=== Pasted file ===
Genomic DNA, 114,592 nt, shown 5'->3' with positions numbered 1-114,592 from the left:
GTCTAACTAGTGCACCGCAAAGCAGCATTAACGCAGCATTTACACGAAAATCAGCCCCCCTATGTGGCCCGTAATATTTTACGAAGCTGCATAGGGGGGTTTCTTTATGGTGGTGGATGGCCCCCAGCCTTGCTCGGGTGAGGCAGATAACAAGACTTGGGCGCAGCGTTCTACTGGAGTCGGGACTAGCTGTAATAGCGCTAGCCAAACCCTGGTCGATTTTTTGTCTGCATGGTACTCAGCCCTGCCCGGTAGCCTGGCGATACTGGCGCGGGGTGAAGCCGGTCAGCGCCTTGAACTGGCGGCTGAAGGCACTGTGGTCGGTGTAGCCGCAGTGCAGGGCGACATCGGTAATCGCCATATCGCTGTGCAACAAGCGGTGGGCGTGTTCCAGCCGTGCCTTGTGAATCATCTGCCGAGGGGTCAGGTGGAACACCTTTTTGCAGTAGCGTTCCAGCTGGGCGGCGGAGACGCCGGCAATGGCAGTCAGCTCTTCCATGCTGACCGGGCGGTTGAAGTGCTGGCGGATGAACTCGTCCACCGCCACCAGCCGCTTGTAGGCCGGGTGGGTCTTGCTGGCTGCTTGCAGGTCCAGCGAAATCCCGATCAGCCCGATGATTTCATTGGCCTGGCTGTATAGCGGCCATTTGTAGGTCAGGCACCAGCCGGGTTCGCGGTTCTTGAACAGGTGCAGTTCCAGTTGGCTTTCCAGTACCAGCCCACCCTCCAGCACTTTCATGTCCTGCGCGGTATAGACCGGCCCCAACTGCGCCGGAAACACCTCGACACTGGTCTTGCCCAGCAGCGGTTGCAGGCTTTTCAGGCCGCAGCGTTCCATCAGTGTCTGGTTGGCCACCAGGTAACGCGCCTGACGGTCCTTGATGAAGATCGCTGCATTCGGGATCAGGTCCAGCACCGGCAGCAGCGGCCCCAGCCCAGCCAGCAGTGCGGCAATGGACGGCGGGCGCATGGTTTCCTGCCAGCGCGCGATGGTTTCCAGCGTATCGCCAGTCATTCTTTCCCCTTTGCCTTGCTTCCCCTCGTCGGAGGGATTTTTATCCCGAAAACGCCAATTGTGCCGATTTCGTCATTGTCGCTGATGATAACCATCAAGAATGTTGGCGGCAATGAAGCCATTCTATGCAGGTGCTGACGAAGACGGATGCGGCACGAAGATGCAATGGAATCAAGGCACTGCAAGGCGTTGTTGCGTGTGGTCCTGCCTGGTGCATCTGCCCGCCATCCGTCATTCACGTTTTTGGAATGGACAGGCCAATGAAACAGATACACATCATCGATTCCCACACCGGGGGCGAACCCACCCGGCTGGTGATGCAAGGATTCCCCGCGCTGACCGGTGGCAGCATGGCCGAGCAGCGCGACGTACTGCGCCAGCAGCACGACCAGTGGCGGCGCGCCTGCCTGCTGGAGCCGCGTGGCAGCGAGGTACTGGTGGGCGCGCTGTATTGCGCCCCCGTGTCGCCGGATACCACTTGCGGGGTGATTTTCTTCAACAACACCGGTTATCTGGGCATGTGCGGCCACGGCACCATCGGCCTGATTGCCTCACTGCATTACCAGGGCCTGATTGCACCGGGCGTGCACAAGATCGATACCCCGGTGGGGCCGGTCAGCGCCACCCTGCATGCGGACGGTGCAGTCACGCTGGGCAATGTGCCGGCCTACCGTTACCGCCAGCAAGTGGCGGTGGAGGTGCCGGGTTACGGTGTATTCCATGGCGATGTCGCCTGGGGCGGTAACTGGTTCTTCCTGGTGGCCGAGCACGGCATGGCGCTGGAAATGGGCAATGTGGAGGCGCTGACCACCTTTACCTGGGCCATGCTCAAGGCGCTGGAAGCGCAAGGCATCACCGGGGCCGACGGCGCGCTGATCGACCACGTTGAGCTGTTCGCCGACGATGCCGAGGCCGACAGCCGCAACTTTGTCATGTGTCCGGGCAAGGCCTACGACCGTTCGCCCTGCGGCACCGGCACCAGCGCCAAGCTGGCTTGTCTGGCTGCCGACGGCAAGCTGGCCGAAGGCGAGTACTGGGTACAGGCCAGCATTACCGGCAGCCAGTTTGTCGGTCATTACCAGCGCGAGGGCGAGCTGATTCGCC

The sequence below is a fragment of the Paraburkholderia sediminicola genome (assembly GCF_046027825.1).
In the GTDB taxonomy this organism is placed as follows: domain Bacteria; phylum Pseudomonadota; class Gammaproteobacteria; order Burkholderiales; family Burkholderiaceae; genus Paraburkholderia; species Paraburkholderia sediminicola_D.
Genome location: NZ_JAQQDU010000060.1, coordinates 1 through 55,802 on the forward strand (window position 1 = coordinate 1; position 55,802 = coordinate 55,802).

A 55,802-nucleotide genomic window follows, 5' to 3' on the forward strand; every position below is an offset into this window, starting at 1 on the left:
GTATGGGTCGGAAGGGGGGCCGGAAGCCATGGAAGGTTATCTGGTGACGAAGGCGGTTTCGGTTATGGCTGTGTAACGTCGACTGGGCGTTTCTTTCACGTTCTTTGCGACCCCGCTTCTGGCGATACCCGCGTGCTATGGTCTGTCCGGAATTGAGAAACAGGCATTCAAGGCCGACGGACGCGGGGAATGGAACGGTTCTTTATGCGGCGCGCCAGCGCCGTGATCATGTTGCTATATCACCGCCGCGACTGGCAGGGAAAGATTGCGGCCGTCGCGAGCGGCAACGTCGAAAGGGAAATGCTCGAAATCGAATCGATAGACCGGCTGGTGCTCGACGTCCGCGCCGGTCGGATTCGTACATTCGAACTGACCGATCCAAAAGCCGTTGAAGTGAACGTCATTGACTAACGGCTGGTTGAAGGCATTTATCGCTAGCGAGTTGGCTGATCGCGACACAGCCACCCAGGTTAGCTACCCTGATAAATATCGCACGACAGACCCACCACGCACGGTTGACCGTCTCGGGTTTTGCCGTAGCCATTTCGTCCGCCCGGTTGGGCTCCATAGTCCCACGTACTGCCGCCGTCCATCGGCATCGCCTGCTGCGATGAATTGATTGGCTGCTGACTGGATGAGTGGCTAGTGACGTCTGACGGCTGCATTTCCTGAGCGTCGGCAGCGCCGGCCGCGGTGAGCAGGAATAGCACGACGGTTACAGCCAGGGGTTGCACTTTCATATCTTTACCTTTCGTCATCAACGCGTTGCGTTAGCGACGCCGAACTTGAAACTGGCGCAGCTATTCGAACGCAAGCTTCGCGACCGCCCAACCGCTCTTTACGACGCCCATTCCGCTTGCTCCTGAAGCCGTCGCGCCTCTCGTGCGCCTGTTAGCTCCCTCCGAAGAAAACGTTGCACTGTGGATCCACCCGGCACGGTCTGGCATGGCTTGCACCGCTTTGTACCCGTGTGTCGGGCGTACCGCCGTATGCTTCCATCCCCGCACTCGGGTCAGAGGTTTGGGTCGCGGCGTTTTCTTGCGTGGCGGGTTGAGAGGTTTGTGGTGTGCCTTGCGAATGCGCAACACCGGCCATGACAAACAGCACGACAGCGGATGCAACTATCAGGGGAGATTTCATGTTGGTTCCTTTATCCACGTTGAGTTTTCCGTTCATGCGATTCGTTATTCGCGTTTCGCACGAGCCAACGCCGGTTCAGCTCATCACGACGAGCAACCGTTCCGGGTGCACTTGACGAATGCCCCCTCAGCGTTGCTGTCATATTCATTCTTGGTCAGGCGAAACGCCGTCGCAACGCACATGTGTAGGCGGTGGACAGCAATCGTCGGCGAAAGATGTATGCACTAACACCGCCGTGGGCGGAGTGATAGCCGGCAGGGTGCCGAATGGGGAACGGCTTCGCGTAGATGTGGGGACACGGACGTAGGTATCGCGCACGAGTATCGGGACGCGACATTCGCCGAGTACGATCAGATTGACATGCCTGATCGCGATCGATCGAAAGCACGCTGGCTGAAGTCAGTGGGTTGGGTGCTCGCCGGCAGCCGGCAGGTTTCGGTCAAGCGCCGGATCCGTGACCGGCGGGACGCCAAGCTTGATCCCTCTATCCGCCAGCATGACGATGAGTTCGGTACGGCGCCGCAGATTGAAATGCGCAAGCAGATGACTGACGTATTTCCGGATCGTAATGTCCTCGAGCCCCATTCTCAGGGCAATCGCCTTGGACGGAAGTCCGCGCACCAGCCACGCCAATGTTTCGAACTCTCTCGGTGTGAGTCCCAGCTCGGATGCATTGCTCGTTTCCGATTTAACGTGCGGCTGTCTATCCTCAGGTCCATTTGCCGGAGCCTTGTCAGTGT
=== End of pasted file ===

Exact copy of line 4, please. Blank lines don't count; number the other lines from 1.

In the GTDB taxonomy this organism is placed as follows: domain Bacteria; phylum Pseudomonadota; class Gammaproteobacteria; order Burkholderiales; family Burkholderiaceae; genus Paraburkholderia; species Paraburkholderia sediminicola_D.